"OK. Mate!" the cook replied. He then parted the flaps and was immediately pleased by the warmth of the interior and took little notice of the odours of unwashed bodies and tobacco smoke. Instantly he made his way to his stretcher. He was tired and concerned about his ability to come up with the goods tomorrow and it showed on his face.
 
Fred the Engineer was a man of 40 years plus and a World War Two veteran with more lurks than a plethora of politicians. He was also wise enough to recognise a young bloke with a problem.

"What's the matter young feller, them dill brained Sigs get up your nose again?"

"Too bloody right they have! They reckon if the tucker's no good tomorrow, then look out!"

"Well! What have you got planned?"

"I've got some chickens and tinned vegies and that's about all. The other stuff they promised didn't arrive, but they don't believe that. They reckon I have flogged it to the Noggies and I can tell you mate, I bloody well haven't."

Fred sat on a stool he had made from bits and pieces he had scrounged and began mumbling, seemingly to his self although it was the howling wind that muffled his voice.

"Stop bloody mumbling old feller! And think of something that will keep me out of hospital," wailed the cook, head in hands.

"How much of that issue rum have you got stored under your stretcher, mate?" enquired Fred.

"You mean the stuff I was saving for Christmas dinner? I've got eight bottles."

"In the morning give me a couple of bottles and I'll take 'em down to the Yanks and see what I can swap 'em for, who knows what I might get?"

"Fred, you are a bloody lifesaver! If you can get anything at all it will be helpful. It means a lot to the Diggers, especially those married blokes with kids who will be missing their families at Christmas. Thank Christ we're single."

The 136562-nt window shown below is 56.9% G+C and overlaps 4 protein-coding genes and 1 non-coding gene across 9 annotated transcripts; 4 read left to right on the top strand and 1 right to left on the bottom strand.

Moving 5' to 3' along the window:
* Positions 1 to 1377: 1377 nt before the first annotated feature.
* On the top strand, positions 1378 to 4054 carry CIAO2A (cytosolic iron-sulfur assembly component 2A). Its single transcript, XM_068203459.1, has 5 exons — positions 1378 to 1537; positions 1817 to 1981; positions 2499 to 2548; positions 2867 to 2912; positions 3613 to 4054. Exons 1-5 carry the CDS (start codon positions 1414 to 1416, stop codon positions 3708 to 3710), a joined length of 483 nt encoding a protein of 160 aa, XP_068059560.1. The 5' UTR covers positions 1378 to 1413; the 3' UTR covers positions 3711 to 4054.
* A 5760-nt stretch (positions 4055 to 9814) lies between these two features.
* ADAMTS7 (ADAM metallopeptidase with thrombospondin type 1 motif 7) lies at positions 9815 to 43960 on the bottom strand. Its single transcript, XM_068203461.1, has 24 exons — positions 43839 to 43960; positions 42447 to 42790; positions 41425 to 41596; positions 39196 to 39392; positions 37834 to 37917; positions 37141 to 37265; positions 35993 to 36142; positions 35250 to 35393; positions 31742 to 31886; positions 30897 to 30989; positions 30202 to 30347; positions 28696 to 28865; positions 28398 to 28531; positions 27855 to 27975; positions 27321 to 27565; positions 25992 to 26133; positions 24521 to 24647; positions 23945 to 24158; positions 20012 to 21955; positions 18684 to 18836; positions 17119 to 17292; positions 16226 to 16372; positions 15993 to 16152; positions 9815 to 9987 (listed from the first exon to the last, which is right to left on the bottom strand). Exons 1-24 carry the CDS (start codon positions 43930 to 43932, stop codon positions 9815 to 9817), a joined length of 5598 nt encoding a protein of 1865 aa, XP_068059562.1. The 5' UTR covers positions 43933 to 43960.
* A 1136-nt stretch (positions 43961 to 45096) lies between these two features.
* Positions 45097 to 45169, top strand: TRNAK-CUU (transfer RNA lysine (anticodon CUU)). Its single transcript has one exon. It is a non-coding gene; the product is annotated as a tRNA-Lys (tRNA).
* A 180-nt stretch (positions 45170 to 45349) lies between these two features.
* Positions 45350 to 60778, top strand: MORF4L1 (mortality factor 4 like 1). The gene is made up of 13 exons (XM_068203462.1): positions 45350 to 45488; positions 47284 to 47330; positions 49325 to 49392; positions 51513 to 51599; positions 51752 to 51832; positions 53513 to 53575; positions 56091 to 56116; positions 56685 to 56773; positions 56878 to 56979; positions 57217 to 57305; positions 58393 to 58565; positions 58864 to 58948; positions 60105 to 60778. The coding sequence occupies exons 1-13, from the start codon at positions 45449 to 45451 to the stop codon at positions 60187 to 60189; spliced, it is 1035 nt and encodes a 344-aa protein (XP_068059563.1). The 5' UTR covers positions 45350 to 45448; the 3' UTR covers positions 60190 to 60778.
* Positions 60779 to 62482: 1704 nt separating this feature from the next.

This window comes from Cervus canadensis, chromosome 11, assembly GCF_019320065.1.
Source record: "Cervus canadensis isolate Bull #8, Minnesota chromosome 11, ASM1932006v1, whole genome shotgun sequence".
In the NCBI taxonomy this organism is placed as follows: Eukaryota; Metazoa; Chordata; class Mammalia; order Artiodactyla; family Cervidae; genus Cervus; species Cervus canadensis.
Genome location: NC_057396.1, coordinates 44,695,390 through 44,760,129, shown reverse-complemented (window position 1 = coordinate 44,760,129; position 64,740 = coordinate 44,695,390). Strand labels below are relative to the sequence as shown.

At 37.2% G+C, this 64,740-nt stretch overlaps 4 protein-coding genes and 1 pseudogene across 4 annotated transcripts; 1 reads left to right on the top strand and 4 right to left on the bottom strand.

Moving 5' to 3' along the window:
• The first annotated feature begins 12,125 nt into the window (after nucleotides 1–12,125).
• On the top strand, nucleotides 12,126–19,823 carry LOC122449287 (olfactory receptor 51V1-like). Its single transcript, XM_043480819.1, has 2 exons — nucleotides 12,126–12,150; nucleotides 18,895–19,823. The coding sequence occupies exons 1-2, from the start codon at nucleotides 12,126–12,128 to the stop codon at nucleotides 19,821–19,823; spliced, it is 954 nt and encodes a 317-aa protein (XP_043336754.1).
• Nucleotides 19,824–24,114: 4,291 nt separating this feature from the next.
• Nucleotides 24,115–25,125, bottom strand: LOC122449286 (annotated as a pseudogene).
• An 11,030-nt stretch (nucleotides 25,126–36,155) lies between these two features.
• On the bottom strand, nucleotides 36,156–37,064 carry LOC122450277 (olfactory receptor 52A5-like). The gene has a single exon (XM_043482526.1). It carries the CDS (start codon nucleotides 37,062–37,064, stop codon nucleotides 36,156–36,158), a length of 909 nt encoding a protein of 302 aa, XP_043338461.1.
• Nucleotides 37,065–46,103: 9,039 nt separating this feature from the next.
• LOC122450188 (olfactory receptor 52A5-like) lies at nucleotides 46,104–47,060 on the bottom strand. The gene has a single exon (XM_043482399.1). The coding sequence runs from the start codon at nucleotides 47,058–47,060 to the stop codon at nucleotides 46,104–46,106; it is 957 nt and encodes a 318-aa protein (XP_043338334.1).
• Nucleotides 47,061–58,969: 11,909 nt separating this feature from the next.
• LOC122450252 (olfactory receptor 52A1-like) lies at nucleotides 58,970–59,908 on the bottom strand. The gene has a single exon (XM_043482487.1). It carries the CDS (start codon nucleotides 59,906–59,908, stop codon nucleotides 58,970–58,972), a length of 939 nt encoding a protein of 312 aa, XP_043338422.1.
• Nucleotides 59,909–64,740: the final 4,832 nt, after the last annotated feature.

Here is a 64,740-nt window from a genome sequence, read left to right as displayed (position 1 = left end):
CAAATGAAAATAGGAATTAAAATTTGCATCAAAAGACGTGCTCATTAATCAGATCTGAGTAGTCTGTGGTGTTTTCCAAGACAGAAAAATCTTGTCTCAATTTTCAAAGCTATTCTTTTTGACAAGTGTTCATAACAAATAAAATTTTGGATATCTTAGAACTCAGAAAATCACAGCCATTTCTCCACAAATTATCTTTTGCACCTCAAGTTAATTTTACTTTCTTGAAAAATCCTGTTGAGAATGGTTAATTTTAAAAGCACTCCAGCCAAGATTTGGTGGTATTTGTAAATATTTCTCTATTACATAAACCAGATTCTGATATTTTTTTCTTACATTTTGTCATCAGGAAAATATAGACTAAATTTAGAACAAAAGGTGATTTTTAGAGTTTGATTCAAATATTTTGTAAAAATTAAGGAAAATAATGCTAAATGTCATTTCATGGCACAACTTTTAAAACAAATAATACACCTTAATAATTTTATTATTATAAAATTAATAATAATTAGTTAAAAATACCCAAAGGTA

"Leave it to me old mate! Now get some sleep. It won't be long before it's your turn as last piquet. I'll set the alarm, you douse the light and I'll see you in the morning!"

It seemed only moments before the cynical Sig, who had the previous piquet, wakened the cook with: "C'mon, get up you bait laying bastard, and get down to that brothel you call a kitchen and start doing your worst as usual."

"Piss off, twit! Go and stick a switchboard plug up your Khyber and connect to an idiot," the irate cook blurted out, immediately regretting his outburst. Oddly the Sig turned and left the tent without saying a word. That brought on a certain misgiving.

Shivering slightly the cook crawled from his sleeping, fully clad as was sometimes the norm, and splashed his face with some icy water from the water bag hang from the tent pole. There was no time to shave as he grabbed his rifle and checked the magazine before making his way down the icy slope towards the kitchen. The rubber-soled boots were so hard from the cold that it was difficult to gain traction and he relied on the safety rope to keep his footing.